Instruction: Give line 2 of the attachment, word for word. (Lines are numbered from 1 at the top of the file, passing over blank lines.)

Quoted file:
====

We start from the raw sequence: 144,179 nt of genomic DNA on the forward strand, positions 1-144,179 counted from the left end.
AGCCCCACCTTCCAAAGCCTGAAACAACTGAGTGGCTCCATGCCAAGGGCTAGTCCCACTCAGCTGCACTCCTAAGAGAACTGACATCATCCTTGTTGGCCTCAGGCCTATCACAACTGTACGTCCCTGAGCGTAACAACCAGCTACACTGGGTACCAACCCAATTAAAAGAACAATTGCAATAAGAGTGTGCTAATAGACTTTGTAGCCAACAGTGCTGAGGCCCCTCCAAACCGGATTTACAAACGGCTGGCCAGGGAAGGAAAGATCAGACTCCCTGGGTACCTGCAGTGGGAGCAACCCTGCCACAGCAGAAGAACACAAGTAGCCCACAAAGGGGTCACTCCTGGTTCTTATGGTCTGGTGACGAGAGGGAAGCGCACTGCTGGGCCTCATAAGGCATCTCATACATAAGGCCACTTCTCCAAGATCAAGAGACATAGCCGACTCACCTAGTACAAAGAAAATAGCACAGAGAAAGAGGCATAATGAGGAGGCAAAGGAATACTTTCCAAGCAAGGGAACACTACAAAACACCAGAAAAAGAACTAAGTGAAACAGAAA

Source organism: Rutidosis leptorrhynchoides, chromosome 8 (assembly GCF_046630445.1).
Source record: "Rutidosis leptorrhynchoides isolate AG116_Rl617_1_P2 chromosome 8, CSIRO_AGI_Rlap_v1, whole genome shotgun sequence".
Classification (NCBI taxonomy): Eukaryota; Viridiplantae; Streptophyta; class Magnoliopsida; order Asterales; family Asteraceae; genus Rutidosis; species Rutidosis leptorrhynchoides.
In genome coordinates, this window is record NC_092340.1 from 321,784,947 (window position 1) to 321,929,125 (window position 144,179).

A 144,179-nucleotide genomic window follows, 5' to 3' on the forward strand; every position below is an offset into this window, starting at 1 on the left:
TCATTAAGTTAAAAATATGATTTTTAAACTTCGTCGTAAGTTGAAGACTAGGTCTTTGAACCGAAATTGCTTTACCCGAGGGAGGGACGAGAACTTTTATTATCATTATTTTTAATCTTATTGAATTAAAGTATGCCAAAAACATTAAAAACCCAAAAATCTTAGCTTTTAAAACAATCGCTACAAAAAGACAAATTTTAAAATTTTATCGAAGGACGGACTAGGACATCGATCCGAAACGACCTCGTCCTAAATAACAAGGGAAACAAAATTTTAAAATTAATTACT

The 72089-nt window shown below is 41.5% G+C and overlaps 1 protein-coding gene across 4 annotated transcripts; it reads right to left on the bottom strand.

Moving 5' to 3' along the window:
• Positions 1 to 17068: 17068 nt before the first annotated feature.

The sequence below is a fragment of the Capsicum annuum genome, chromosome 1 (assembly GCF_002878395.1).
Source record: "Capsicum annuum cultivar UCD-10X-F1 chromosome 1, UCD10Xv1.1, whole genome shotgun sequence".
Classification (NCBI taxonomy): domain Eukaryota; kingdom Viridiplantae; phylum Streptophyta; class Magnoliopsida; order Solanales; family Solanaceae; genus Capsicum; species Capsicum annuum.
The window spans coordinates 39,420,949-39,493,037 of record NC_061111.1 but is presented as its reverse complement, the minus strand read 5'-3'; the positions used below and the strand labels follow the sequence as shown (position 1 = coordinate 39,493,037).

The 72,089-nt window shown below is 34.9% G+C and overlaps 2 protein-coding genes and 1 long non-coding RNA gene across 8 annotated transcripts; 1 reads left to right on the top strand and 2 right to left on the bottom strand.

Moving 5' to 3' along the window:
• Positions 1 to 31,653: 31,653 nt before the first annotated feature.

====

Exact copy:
AGCCCCACCTTCCAAAGCCTGAAACAACTGAGTGGCTCCATGCCAAGGGCTAGTCCCACTCAGCTGCACTCCTAAGAGAACTGACATCATCCTTGTTGGCCTCAGGCCTATCACAACTGTACGTCCCTGAGCGTAACAACCAGCTACACTGGGTACCAACCCAATTAAAAGAACAATTGCAATAAGAGTGTGCTAATAGACTTTGTAGCCAACAGTGCTGAGGCCCCTCCAAACCGGATTTACAAACGGCTGGCCAGGGAAGGAAAGATCAGACTCCCTGGGTACCTGCAGTGGGAGCAACCCTGCCACAGCAGAAGAACACAAGTAGCCCACAAAGGGGTCACTCCTGGTTCTTATGGTCTGGTGACGAGAGGGAAGCGCACTGCTGGGCCTCATAAGGCATCTCATACATAAGGCCACTTCTCCAAGATCAAGAGACATAGCCGACTCACCTAGTACAAAGAAAATAGCACAGAGAAAGAGGCATAATGAGGAGGCAAAGGAATACTTTCCAAGCAAGGGAACACTACAAAACACCAGAAAAAGAACTAAGTGAAACAGAAA